Congratulations to the Class of 2020! Some of you are DONE and some of you are SO CLOSE to walking (six feet apart) across the graduation finish line. Here are a few things to remember as you prepare to attend college in the fall.
 Celebrate your accomplishment! You did it!
 Check in with your college – weekly. Some colleges are starting on campus classes in August, September, or October. Some will be completely online for the fall semester. Some won't make a final decision until early August.
 Schedule student orientation. Many colleges are holding orientations online or delaying until just before the fall semester. Either way, orientation usually includes valuable advising information and allows you to register for classes.
 Submit your final transcript and other required documents.
 Say thank you! Tell teachers, counselors, mentors, tutors, coaches and others that have helped you, “Thank you”. Give SPECIAL thanks and appreciation to your parents and family for support. Invite them to remain a part of your community to help you succeed in college!
 Make summer meaningful. Plan to work, improve your study skills, learn something new, or spend time (whether online or in person) with friends and family this summer. Save any money you earn for when you start college in the fall.
 Check your health records. Get your physical. Confirm your health insurance. Purchase a small first-aid kit. Maintain your exercise and nutrition routine over the summer. Don't allow the Freshman 15 to piggy back on the Quarantine 15.
 Reaffirm your higher calling and determination to graduate with a bachelor's in four years!
Summer can be the best time for students to recharge, explore, and think about their future. High school students, especially freshmen and sophomores, should use the break to unwind, but also plan for the next academic year. You'll also have time to fine tune your higher calling while exploring your options. Opportunities worth mentioning include summer programs at universities, campus visits, internships, part time jobs, and volunteering. Let’s get started!
Summer programs are designed for high school students to experience a field of study before pursuing it as a major. For example, if you think engineering might be a good major to pursue, it would be wise to participate in an engineering summer program where you would get a feel for what the major actually entails (hint: lots of math and science). You will also get to spend a week or more (depending on the program) on campus, which would introduce you to college life.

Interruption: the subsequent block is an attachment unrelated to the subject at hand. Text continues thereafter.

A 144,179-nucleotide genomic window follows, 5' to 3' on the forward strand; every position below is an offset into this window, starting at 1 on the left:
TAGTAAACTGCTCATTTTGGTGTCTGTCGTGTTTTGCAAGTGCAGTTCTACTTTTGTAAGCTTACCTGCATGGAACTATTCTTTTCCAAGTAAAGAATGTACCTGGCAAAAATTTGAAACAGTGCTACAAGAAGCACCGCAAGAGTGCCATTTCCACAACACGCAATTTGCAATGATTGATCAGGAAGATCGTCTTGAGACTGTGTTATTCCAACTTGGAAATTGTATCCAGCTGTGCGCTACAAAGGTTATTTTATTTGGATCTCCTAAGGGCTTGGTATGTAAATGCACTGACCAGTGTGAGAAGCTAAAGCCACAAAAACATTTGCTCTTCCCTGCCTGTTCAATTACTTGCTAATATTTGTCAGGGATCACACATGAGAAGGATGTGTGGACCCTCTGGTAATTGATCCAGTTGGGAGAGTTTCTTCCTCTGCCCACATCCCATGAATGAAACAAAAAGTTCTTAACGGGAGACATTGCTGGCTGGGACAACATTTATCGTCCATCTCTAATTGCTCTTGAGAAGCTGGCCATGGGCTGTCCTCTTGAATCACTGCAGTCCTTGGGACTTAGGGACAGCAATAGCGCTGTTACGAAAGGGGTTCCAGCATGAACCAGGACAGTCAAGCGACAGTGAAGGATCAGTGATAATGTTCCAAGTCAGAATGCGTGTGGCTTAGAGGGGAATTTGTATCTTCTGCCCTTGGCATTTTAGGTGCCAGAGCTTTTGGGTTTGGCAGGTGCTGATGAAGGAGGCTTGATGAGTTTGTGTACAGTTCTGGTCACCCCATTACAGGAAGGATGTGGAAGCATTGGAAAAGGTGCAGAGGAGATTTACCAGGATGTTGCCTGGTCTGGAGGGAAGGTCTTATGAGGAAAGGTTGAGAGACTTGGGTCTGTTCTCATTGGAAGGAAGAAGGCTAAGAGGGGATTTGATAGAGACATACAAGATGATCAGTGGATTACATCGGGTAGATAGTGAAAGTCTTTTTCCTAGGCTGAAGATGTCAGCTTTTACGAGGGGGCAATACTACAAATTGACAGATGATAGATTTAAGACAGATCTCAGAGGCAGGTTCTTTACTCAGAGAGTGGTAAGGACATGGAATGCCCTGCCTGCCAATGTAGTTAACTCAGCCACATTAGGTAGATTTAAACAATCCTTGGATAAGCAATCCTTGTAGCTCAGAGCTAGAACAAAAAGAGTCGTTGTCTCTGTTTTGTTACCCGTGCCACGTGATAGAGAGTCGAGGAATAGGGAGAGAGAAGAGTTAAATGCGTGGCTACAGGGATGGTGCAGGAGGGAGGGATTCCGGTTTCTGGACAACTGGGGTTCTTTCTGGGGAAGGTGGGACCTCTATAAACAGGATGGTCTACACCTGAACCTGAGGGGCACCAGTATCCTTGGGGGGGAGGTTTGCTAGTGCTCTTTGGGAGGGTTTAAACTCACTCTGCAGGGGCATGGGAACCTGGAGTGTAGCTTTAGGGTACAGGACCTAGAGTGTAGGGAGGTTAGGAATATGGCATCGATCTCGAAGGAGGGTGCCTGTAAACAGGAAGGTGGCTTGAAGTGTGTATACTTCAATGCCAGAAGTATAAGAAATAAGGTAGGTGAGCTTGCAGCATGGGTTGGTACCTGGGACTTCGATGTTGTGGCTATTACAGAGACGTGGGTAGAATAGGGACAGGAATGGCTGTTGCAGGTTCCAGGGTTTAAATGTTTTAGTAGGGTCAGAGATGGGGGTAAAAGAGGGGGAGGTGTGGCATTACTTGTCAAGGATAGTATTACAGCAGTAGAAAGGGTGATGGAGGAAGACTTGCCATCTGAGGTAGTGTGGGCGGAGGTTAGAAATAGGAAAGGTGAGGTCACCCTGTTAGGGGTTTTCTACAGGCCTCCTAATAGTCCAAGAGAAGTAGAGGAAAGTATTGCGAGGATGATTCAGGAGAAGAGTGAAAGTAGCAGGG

The downside to summer programs is that they tend to be fairly expensive. So, if your family isn’t able to afford a summer program and scholarships are not available, an alternate way to experience college would be to visit campuses. A college visit could be as simple as a day trip with your parents where you tour the campus and speak with university representatives, or if your schedule allows, you could make multiple campus visits over the period of a week. Oftentimes, visiting a campus is the best way to determine what you desire in the college experience. Remember, it isn’t only about academics.
But, if you have already visited campuses or plan to do so in the fall it might be better for you to focus on working this summer. Part time jobs are a fantastic way to gain an understanding of business and establish a solid work ethic, or you could think about internship opportunities with local companies and organizations. Internships are great for students who have an idea about what they want to study because they introduce you to people and companies that are doing what you’re interested in. For example, if you want to work for a magazine one day and you get an internship with a local periodical or newspaper, you will get to see what your potential future career looks like on a daily basis.
If internships and part-time jobs aren’t exactly what you’re looking for, and you desire a more altruistic summer experience, see if there are any volunteer opportunities near your home. Contact schools, hospitals, and non-profit organizations to ask about age and experience requirements, and you will be well on your way to getting involved with something philanthropic this summer.
From summer programs to college visits, part time jobs to internships, the most important thing for high school students is to make the most of your summer! Think about how you’d like to spend your time, and get started because the next school semester will be here before you know it. Download TeenLife’s Guide to Overnight Summer Programs for more ideas. Have fun planning for college and your future career this summer!
Combining my youth ministry and educational consulting experience, I guide students to connect higher education with God's calling.